Perceptual organization and visual attention

Research output: Chapter in Book/Report/Conference proceedingChapterpeer-review


Perceptual organization - the processes structuring visual information into coherent units - and visual attention - the processes by which some visual information in a scene is selected - are crucial for the perception of our visual environment and to visuomotor behavior. Recent research points to important relations between attentional and organizational processes. Several studies demonstrated that perceptual organization constrains attentional selectivity, and other studies suggest that attention can also constrain perceptual organization. In this chapter I focus on two aspects of the relationship between perceptual organization and attention. The first addresses the question of whether or not perceptual organization can take place without attention. I present findings demonstrating that some forms of grouping and figure-ground segmentation can occur without attention, whereas others require controlled attentional processing, depending on the processes involved and the conditions prevailing for each process. These findings challenge the traditional view, which assumes that perceptual organization is a unitary entity that operates preattentively. The second issue addresses the question of whether perceptual organization can affect the automatic deployment of attention. I present findings showing that the mere organization of some elements in the visual field by Gestalt factors into a coherent perceptual unit (an "object"), with no abrupt onset or any other unique transient, can capture attention automatically in a stimulus-driven manner. Taken together, the findings discussed in this chapter demonstrate the multifaceted, interactive relations between perceptual organization and visual attention.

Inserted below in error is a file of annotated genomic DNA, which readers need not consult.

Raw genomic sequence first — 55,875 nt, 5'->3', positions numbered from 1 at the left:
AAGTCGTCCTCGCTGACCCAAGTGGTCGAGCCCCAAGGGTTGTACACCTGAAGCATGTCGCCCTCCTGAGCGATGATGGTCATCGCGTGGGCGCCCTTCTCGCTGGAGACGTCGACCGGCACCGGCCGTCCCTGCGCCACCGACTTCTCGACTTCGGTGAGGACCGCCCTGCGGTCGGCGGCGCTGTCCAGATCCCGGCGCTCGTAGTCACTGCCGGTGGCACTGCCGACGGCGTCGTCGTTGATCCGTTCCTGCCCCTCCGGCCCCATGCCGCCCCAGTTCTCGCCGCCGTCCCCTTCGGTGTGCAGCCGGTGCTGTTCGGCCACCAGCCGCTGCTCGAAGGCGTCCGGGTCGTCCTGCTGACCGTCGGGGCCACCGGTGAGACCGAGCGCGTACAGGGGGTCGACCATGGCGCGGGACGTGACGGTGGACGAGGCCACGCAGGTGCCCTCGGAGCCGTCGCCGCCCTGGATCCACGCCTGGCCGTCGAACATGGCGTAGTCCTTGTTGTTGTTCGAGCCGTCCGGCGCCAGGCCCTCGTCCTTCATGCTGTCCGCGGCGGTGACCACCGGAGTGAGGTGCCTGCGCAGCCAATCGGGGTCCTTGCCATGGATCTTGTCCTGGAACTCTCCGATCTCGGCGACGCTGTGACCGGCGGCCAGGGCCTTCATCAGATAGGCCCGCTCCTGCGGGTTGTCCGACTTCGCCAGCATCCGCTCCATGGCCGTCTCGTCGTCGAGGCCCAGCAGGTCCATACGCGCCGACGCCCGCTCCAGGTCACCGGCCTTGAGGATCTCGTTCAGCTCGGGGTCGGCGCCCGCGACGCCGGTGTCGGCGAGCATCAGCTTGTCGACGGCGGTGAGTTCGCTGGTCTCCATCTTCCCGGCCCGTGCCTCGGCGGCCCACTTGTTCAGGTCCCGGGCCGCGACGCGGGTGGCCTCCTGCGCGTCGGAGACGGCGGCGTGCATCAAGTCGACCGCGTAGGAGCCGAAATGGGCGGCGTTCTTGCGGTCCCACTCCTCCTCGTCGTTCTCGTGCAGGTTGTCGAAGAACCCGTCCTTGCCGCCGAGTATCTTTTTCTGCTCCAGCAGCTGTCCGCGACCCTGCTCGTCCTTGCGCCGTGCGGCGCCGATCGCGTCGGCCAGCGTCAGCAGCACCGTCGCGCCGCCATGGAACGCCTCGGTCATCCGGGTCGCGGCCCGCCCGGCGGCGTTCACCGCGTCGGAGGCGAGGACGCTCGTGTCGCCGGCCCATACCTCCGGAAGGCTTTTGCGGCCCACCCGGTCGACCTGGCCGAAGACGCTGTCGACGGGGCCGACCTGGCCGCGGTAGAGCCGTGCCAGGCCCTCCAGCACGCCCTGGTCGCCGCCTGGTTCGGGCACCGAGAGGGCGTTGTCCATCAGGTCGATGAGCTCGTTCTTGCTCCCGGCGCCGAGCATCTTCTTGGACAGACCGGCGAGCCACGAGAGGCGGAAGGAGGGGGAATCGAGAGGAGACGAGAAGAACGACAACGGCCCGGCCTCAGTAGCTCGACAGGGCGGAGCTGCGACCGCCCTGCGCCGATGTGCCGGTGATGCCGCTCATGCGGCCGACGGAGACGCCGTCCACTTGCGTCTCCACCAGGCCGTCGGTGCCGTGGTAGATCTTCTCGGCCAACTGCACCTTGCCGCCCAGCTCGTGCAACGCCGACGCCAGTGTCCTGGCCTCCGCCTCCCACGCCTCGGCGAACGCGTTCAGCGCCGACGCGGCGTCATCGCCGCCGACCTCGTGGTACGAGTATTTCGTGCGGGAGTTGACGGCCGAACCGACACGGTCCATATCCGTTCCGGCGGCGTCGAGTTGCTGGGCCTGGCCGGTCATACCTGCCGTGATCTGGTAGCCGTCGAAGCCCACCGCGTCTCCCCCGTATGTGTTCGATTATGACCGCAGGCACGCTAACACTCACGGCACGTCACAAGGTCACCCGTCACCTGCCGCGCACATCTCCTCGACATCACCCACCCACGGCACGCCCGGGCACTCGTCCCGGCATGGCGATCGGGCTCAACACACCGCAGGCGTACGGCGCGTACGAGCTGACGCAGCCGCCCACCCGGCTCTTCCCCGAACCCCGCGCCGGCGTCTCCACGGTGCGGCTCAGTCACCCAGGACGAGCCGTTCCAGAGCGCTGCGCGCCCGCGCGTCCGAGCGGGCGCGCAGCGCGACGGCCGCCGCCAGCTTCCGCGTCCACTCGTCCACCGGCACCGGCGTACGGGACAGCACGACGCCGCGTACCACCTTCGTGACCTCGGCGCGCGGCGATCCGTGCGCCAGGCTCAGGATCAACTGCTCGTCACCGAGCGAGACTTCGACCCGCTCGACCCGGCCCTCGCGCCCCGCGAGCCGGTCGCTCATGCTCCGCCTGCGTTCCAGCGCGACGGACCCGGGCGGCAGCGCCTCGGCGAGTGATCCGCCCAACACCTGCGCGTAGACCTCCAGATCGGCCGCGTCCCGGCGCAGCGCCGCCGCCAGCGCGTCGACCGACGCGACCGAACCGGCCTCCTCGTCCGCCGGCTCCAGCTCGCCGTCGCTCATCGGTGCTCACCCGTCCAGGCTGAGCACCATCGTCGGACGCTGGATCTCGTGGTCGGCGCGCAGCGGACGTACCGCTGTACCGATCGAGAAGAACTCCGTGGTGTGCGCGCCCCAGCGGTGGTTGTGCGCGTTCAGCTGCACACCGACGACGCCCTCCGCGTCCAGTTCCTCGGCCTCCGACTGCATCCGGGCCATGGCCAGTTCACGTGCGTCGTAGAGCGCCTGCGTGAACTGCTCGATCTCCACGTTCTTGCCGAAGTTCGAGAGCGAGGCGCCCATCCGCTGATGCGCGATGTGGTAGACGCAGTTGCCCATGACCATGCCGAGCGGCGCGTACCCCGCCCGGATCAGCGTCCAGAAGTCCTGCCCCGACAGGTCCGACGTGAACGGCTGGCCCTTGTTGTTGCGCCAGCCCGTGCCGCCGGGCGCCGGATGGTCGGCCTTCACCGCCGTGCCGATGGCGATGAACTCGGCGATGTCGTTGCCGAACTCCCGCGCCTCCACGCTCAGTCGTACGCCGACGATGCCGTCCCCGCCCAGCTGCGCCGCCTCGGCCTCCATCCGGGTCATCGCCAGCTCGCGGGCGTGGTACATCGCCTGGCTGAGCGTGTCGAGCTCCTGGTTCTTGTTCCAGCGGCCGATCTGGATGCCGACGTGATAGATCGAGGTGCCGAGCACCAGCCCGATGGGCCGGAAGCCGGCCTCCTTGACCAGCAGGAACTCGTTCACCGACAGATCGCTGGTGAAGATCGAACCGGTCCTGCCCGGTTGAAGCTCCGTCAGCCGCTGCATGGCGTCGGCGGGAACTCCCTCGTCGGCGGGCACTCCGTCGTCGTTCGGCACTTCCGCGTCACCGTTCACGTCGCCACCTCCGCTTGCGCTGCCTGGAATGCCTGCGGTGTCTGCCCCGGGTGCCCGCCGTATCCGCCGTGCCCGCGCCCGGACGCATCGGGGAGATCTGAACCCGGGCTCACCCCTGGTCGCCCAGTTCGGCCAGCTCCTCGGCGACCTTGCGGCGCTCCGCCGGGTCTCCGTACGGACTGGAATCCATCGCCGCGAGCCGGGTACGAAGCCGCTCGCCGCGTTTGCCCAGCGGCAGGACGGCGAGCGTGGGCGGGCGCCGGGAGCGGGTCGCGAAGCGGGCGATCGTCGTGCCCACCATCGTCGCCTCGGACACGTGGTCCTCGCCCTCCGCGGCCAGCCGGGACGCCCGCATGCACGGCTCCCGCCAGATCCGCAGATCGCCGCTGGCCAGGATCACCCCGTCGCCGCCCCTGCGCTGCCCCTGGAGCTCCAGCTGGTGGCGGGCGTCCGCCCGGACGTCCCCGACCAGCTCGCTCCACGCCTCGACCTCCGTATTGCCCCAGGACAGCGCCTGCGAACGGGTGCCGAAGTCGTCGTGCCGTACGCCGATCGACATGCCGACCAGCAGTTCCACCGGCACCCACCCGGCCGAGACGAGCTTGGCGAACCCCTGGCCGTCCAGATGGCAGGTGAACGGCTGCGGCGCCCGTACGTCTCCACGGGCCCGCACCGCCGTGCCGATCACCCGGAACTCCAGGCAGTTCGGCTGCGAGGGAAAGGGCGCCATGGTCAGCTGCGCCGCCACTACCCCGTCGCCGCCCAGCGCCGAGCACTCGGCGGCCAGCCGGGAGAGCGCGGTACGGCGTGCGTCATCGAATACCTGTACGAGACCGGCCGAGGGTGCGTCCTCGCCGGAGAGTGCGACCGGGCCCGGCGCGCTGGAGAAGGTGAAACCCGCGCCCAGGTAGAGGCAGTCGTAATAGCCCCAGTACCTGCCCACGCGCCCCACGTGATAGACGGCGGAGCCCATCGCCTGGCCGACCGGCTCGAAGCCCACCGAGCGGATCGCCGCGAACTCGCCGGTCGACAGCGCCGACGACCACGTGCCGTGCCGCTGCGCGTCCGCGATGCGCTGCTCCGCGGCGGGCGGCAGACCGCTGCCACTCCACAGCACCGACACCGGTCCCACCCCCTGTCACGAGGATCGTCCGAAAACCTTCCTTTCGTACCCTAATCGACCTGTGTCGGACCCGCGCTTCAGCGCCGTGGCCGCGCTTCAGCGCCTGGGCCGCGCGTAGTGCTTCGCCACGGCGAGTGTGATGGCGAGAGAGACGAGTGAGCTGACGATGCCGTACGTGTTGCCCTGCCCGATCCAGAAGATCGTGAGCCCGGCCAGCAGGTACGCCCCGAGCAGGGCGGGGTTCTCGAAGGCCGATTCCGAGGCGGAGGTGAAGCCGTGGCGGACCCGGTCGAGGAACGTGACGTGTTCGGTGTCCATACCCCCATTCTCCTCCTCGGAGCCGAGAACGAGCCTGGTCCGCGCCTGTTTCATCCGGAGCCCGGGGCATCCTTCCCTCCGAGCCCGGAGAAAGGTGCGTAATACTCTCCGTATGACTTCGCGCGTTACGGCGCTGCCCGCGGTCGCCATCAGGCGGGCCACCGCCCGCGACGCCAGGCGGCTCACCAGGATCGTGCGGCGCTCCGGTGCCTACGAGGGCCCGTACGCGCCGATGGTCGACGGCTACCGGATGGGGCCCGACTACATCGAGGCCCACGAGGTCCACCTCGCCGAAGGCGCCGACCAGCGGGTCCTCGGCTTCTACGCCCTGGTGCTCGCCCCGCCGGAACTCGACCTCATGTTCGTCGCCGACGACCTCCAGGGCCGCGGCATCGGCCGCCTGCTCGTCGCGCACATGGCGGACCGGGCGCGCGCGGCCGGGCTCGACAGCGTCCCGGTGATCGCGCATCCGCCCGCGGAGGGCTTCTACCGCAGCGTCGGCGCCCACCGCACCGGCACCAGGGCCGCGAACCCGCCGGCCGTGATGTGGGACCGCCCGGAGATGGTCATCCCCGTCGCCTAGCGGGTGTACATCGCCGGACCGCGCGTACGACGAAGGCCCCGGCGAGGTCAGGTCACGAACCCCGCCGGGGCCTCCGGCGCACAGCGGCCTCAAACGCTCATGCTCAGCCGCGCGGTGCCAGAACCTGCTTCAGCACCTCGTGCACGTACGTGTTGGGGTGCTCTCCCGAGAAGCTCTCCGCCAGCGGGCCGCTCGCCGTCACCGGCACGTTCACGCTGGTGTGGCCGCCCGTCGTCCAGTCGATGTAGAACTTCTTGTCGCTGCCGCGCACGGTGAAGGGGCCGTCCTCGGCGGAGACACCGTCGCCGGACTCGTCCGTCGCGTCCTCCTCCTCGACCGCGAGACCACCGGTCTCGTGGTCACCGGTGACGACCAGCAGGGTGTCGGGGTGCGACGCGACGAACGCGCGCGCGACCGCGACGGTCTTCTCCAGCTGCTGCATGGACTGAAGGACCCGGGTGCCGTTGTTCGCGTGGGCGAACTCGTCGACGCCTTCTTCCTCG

Original languageEnglish
Title of host publicationAttention
EditorsNarayanan Srinivasan
Number of pages19
StatePublished - 2009

Publication series

NameProgress in Brain Research
ISSN (Print)0079-6123

Bibliographical note

Funding Information:
This chapter was supported in part by the Israel Science Foundation Grant No. 94/06 to the author and in part by Max Wertheimer Minerva Center for Cognitive Processes and Human Performance, University of Haifa.


  • attentional capture
  • figure-ground segmentation
  • grouping
  • inattention
  • perceptual organization
  • visual attention

ASJC Scopus subject areas

  • General Neuroscience


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